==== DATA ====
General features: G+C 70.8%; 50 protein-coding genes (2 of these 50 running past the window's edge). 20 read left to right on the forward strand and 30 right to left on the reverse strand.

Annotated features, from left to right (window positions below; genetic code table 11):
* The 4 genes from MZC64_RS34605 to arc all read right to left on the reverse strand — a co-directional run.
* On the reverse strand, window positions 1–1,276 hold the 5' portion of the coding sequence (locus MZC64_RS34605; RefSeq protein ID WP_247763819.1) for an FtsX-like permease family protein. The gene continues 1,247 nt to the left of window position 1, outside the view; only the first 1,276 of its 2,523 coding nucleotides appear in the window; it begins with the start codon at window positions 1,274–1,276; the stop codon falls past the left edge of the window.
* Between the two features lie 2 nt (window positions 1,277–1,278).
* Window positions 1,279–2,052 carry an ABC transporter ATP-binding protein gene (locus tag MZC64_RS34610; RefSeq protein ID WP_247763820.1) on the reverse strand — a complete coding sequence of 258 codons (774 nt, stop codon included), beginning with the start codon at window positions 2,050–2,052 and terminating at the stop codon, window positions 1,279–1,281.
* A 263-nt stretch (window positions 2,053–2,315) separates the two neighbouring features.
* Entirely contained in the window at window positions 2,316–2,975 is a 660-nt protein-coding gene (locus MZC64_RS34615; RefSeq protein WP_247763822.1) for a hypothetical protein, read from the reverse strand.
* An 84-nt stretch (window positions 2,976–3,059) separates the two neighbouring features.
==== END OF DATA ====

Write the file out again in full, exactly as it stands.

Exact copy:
General features: G+C 70.8%; 50 protein-coding genes (2 of these 50 running past the window's edge). 20 read left to right on the forward strand and 30 right to left on the reverse strand.

Annotated features, from left to right (window positions below; genetic code table 11):
* The 4 genes from MZC64_RS34605 to arc all read right to left on the reverse strand — a co-directional run.
* On the reverse strand, window positions 1–1,276 hold the 5' portion of the coding sequence (locus MZC64_RS34605; RefSeq protein ID WP_247763819.1) for an FtsX-like permease family protein. The gene continues 1,247 nt to the left of window position 1, outside the view; only the first 1,276 of its 2,523 coding nucleotides appear in the window; it begins with the start codon at window positions 1,274–1,276; the stop codon falls past the left edge of the window.
* Between the two features lie 2 nt (window positions 1,277–1,278).
* Window positions 1,279–2,052 carry an ABC transporter ATP-binding protein gene (locus tag MZC64_RS34610; RefSeq protein ID WP_247763820.1) on the reverse strand — a complete coding sequence of 258 codons (774 nt, stop codon included), beginning with the start codon at window positions 2,050–2,052 and terminating at the stop codon, window positions 1,279–1,281.
* A 263-nt stretch (window positions 2,053–2,315) separates the two neighbouring features.
* Entirely contained in the window at window positions 2,316–2,975 is a 660-nt protein-coding gene (locus MZC64_RS34615; RefSeq protein WP_247763822.1) for a hypothetical protein, read from the reverse strand.
* An 84-nt stretch (window positions 2,976–3,059) separates the two neighbouring features.